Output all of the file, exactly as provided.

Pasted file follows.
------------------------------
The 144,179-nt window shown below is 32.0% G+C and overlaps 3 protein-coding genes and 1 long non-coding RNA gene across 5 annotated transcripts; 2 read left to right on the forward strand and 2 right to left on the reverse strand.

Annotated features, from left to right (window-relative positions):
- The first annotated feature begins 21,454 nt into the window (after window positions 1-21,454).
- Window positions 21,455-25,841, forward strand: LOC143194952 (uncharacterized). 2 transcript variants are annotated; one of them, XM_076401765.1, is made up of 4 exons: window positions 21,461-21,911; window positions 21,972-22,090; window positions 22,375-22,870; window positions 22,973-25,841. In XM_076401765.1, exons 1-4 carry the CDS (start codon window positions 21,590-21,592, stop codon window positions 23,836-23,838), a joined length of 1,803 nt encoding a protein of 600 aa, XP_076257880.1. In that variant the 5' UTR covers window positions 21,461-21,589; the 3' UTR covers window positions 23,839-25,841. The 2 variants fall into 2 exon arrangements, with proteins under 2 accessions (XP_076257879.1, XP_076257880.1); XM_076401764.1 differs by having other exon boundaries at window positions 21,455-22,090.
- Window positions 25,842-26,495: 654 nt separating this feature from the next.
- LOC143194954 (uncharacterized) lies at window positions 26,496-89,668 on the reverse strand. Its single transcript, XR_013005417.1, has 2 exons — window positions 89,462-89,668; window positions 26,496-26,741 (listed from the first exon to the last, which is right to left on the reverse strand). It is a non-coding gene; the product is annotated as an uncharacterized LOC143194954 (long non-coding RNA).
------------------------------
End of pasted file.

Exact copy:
The 144,179-nt window shown below is 32.0% G+C and overlaps 3 protein-coding genes and 1 long non-coding RNA gene across 5 annotated transcripts; 2 read left to right on the forward strand and 2 right to left on the reverse strand.

Annotated features, from left to right (window-relative positions):
- The first annotated feature begins 21,454 nt into the window (after window positions 1-21,454).
- Window positions 21,455-25,841, forward strand: LOC143194952 (uncharacterized). 2 transcript variants are annotated; one of them, XM_076401765.1, is made up of 4 exons: window positions 21,461-21,911; window positions 21,972-22,090; window positions 22,375-22,870; window positions 22,973-25,841. In XM_076401765.1, exons 1-4 carry the CDS (start codon window positions 21,590-21,592, stop codon window positions 23,836-23,838), a joined length of 1,803 nt encoding a protein of 600 aa, XP_076257880.1. In that variant the 5' UTR covers window positions 21,461-21,589; the 3' UTR covers window positions 23,839-25,841. The 2 variants fall into 2 exon arrangements, with proteins under 2 accessions (XP_076257879.1, XP_076257880.1); XM_076401764.1 differs by having other exon boundaries at window positions 21,455-22,090.
- Window positions 25,842-26,495: 654 nt separating this feature from the next.
- LOC143194954 (uncharacterized) lies at window positions 26,496-89,668 on the reverse strand. Its single transcript, XR_013005417.1, has 2 exons — window positions 89,462-89,668; window positions 26,496-26,741 (listed from the first exon to the last, which is right to left on the reverse strand). It is a non-coding gene; the product is annotated as an uncharacterized LOC143194954 (long non-coding RNA).